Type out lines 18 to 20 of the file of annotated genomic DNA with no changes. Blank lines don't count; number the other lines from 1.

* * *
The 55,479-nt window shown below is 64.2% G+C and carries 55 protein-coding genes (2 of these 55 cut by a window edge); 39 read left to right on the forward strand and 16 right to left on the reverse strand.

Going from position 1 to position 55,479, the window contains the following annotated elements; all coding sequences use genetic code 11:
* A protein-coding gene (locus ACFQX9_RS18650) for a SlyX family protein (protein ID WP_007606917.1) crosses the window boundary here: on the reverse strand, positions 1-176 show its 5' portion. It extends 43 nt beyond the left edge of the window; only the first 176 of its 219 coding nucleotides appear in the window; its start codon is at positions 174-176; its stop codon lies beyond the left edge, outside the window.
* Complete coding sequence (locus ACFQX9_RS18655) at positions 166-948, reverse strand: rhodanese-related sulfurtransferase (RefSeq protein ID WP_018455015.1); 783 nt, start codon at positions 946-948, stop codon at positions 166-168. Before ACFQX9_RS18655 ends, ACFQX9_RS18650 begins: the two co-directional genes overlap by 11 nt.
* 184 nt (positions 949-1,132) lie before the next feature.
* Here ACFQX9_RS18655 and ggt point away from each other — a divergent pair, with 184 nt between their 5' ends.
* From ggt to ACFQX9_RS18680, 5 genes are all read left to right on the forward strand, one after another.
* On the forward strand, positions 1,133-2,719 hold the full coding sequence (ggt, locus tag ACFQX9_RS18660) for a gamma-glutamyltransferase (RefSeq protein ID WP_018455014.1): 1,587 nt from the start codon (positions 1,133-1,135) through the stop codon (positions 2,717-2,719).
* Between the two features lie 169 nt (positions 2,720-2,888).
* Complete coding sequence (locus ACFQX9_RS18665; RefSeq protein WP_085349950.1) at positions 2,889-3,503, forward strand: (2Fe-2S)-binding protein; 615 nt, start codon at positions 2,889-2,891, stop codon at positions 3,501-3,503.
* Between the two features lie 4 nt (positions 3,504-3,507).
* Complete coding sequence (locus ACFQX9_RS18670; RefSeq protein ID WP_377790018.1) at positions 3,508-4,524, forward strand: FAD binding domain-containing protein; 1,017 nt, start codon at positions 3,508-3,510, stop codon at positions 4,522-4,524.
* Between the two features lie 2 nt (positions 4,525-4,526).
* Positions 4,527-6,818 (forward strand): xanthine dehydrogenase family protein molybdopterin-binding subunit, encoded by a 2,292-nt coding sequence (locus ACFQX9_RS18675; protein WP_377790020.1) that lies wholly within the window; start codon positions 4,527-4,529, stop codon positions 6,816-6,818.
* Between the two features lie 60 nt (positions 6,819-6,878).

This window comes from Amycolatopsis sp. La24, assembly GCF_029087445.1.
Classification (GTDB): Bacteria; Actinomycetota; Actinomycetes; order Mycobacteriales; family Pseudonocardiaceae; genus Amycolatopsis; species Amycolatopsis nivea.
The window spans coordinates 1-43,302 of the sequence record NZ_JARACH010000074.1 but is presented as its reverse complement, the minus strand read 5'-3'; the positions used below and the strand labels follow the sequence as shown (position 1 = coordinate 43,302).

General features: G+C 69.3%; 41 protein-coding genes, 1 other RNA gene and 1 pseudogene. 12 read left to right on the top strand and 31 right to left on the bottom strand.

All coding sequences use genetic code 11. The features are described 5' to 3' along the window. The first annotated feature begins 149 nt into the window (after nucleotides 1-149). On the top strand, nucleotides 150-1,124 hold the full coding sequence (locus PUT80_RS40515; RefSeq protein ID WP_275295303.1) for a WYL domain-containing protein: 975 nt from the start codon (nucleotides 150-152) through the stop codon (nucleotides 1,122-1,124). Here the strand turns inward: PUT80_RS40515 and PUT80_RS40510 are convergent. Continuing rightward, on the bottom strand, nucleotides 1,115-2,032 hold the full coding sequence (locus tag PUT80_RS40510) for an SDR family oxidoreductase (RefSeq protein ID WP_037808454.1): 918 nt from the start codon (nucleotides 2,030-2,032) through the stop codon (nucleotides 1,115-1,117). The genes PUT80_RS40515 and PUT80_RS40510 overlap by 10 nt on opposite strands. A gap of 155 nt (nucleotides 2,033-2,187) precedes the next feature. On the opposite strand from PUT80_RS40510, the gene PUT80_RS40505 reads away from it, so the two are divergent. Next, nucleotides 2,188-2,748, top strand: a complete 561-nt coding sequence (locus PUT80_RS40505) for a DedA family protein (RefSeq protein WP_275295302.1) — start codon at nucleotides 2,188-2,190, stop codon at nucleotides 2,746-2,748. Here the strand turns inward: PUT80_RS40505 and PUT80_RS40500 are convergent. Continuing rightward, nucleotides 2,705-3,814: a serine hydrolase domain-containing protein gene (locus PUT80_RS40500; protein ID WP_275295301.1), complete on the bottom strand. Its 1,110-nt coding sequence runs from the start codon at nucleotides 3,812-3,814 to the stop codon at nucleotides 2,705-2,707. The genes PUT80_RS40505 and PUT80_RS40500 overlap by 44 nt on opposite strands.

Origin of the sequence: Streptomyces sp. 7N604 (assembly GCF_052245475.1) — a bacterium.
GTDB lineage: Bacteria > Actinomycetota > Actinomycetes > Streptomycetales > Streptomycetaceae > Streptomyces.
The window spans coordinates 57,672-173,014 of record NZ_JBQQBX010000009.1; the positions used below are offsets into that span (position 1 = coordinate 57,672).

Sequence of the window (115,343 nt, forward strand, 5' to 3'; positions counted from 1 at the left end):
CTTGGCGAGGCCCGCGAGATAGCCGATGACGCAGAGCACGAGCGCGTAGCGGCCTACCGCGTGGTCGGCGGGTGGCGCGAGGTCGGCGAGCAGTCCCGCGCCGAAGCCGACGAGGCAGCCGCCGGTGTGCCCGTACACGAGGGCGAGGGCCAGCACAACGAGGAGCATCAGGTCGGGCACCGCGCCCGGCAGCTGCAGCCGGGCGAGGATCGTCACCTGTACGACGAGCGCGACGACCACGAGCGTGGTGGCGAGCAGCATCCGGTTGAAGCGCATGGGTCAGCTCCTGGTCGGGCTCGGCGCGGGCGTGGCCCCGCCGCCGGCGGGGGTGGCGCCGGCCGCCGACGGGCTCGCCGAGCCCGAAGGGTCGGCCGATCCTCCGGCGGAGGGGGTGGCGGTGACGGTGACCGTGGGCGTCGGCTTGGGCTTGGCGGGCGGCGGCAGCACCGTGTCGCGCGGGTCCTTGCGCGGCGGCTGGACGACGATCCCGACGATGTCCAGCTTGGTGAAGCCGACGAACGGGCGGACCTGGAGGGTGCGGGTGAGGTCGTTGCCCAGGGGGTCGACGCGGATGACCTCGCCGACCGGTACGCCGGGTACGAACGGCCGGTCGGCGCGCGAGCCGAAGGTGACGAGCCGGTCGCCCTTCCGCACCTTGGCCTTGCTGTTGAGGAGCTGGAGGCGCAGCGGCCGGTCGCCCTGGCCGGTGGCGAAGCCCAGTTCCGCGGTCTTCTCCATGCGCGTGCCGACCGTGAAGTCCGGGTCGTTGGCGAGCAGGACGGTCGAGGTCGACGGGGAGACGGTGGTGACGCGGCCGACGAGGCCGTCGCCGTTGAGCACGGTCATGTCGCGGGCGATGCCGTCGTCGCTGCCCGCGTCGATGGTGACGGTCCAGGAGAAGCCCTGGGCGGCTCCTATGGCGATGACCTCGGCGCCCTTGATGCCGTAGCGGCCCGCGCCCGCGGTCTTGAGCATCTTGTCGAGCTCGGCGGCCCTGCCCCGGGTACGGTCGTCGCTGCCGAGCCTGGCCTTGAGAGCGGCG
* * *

The window spans coordinates 1-43,302 of the sequence record NZ_JARACH010000074.1 but is presented as its reverse complement, the minus strand read 5'-3'; the positions used below and the strand labels follow the sequence as shown (position 1 = coordinate 43,302).

General features: G+C 69.3%; 41 protein-coding genes, 1 other RNA gene and 1 pseudogene. 12 read left to right on the top strand and 31 right to left on the bottom strand.

All coding sequences use genetic code 11. The features are described 5' to 3' along the window. The first annotated feature begins 149 nt into the window (after nucleotides 1-149). On the top strand, nucleotides 150-1,124 hold the full coding sequence (locus PUT80_RS40515; RefSeq protein ID WP_275295303.1) for a WYL domain-containing protein: 975 nt from the start codon (nucleotides 150-152) through the stop codon (nucleotides 1,122-1,124). Here the strand turns inward: PUT80_RS40515 and PUT80_RS40510 are convergent. Continuing rightward, on the bottom strand, nucleotides 1,115-2,032 hold the full coding sequence (locus tag PUT80_RS40510) for an SDR family oxidoreductase (RefSeq protein ID WP_037808454.1): 918 nt from the start codon (nucleotides 2,030-2,032) through the stop codon (nucleotides 1,115-1,117). The genes PUT80_RS40515 and PUT80_RS40510 overlap by 10 nt on opposite strands. A gap of 155 nt (nucleotides 2,033-2,187) precedes the next feature. On the opposite strand from PUT80_RS40510, the gene PUT80_RS40505 reads away from it, so the two are divergent. Next, nucleotides 2,188-2,748, top strand: a complete 561-nt coding sequence (locus PUT80_RS40505) for a DedA family protein (RefSeq protein WP_275295302.1) — start codon at nucleotides 2,188-2,190, stop codon at nucleotides 2,746-2,748. Here the strand turns inward: PUT80_RS40505 and PUT80_RS40500 are convergent. Continuing rightward, nucleotides 2,705-3,814: a serine hydrolase domain-containing protein gene (locus PUT80_RS40500; protein ID WP_275295301.1), complete on the bottom strand. Its 1,110-nt coding sequence runs from the start codon at nucleotides 3,812-3,814 to the stop codon at nucleotides 2,705-2,707. The genes PUT80_RS40505 and PUT80_RS40500 overlap by 44 nt on opposite strands.